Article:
In summer, it is said that the vine is in veraison that is to say that the grape grains begin to tint beautiful purple colors: a mosaic of colors.
This is a key moment when the grape berries are loaded with sugar, which later will turn into alcohol during alcoholic fermentation, polyphenols , the anthocyanins responsible for the color of the wine.
Important step where the grapes begin to load in richness, and in particular in tannins that will give the first structure to the future wine.
In the fall, change is everywhere you look. The vines show reds and golds as they say goodbye to the green of summer. The leaves float on the ground.
Dormancy begins gradually and approaches a long winter sleep.
Due to changes in the duration of daylight and changes in temperature, the leaves stop the process of photosynthesis. Chlorophyll breaks down, the green color disappears, and the yellow to orange and red colors become visible and give the leaves some of their autumnal splendor.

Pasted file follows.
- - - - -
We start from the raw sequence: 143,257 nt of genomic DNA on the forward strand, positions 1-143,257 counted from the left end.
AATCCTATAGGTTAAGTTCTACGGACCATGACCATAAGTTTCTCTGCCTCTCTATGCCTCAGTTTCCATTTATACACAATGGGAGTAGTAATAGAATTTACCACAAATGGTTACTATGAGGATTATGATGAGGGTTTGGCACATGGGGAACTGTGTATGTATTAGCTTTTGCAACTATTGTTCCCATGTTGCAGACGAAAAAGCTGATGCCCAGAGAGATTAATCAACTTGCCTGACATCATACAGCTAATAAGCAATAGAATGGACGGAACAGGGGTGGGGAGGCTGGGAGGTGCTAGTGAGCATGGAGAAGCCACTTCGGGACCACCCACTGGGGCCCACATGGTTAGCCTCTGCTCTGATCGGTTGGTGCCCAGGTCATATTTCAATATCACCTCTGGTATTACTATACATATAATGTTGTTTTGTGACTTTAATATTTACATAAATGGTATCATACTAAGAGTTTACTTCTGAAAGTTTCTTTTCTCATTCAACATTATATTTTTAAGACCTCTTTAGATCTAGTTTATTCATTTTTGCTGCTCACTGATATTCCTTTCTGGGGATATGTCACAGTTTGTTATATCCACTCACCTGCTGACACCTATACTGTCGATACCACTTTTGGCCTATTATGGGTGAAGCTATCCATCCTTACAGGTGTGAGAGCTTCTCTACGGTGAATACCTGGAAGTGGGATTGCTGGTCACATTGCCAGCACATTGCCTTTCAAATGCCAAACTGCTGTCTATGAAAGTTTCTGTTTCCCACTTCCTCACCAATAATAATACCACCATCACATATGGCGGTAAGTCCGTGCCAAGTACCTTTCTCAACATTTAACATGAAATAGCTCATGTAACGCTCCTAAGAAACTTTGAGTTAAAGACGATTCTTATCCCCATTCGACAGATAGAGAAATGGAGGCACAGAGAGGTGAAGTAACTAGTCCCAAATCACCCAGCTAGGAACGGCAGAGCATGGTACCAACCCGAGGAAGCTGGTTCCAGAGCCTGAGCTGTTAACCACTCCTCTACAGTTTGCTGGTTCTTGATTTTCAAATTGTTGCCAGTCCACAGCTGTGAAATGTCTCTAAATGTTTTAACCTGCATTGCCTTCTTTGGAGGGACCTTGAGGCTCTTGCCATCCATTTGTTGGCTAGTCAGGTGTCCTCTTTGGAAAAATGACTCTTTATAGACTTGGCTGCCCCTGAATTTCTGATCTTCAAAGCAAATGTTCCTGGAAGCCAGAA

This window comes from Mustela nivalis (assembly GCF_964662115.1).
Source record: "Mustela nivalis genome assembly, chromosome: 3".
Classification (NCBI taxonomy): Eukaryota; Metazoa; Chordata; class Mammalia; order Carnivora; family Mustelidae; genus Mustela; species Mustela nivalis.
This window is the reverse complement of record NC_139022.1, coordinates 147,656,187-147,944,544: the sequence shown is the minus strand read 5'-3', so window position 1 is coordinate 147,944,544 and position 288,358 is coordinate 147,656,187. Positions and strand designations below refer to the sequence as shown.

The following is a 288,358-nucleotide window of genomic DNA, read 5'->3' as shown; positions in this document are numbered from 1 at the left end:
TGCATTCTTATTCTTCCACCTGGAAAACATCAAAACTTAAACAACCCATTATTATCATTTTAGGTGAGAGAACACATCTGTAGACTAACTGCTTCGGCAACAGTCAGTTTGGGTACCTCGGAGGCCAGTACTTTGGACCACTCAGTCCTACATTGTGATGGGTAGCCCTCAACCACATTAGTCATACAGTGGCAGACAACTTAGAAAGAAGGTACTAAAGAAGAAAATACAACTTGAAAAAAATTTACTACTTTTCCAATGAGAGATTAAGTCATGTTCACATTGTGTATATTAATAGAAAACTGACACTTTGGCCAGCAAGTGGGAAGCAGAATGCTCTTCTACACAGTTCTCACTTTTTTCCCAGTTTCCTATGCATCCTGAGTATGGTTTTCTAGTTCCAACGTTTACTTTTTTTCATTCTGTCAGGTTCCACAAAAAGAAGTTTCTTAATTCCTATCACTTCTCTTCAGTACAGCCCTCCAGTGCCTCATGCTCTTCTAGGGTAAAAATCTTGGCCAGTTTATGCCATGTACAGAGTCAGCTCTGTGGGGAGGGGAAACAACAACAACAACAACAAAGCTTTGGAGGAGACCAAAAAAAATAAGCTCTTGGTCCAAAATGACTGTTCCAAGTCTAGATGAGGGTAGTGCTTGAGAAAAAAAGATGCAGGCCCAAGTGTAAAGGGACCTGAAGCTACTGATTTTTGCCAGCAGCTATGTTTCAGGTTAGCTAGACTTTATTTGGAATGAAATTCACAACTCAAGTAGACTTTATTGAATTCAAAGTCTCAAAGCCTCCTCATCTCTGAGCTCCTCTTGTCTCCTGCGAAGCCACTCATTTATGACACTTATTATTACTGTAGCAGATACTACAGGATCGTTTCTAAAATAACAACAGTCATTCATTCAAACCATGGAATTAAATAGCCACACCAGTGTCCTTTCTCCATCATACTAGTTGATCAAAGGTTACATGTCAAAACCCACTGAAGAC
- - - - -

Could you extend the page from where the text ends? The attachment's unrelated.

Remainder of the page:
In winter, while the village is still sleeping, the vines warm up to the first rays of the sun that sting through the mist that rises.
The vine is still dormant but will gradually come out of its winter lethargy. Winter pre-pruning is often completed as well as the burning or grinding of the shoots. Some winemakers will make a new pruning until the first buds come out.
With the spring, the vine continues its awakening and the budburst continues: the buds open and small leaves appear, the branches and the leaves grow, the sap circulates again in the plant. The pruning is finished and the winegrowers tie the vine horizontally on wires to maintain the shoots.
It is also the time of the suckering or disbudding: the removal of excess branches to suppress the non fruit bearing young shots.